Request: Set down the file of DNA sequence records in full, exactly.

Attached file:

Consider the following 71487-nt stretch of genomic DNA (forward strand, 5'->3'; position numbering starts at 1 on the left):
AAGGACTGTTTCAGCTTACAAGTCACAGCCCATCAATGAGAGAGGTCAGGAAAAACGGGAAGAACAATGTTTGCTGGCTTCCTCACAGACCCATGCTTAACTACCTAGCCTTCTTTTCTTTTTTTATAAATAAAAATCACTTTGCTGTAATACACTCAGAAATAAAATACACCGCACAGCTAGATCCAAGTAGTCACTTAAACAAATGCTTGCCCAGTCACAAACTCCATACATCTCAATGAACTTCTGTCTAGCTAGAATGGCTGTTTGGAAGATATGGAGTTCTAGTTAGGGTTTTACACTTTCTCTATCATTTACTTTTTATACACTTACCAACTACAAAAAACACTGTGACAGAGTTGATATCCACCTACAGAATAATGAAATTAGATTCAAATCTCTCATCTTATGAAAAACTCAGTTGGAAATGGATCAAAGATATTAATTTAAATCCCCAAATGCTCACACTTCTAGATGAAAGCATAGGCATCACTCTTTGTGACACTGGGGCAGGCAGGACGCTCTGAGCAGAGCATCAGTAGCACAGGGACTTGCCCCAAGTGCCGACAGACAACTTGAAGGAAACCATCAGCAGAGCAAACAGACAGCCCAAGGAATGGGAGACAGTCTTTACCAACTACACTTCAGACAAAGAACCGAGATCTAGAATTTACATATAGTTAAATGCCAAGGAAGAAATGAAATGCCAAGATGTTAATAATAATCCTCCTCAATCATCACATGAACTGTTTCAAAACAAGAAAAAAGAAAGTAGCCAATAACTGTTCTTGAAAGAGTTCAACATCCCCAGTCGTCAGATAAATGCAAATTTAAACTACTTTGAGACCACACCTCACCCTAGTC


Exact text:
Consider the following 71487-nt stretch of genomic DNA (forward strand, 5'->3'; position numbering starts at 1 on the left):
AAGGACTGTTTCAGCTTACAAGTCACAGCCCATCAATGAGAGAGGTCAGGAAAAACGGGAAGAACAATGTTTGCTGGCTTCCTCACAGACCCATGCTTAACTACCTAGCCTTCTTTTCTTTTTTTATAAATAAAAATCACTTTGCTGTAATACACTCAGAAATAAAATACACCGCACAGCTAGATCCAAGTAGTCACTTAAACAAATGCTTGCCCAGTCACAAACTCCATACATCTCAATGAACTTCTGTCTAGCTAGAATGGCTGTTTGGAAGATATGGAGTTCTAGTTAGGGTTTTACACTTTCTCTATCATTTACTTTTTATACACTTACCAACTACAAAAAACACTGTGACAGAGTTGATATCCACCTACAGAATAATGAAATTAGATTCAAATCTCTCATCTTATGAAAAACTCAGTTGGAAATGGATCAAAGATATTAATTTAAATCCCCAAATGCTCACACTTCTAGATGAAAGCATAGGCATCACTCTTTGTGACACTGGGGCAGGCAGGACGCTCTGAGCAGAGCATCAGTAGCACAGGGACTTGCCCCAAGTGCCGACAGACAACTTGAAGGAAACCATCAGCAGAGCAAACAGACAGCCCAAGGAATGGGAGACAGTCTTTACCAACTACACTTCAGACAAAGAACCGAGATCTAGAATTTACATATAGTTAAATGCCAAGGAAGAAATGAAATGCCAAGATGTTAATAATAATCCTCCTCAATCATCACATGAACTGTTTCAAAACAAGAAAAAAGAAAGTAGCCAATAACTGTTCTTGAAAGAGTTCAACATCCCCAGTCGTCAGATAAATGCAAATTTAAACTACTTTGAGACCACACCTCACCCTAGTC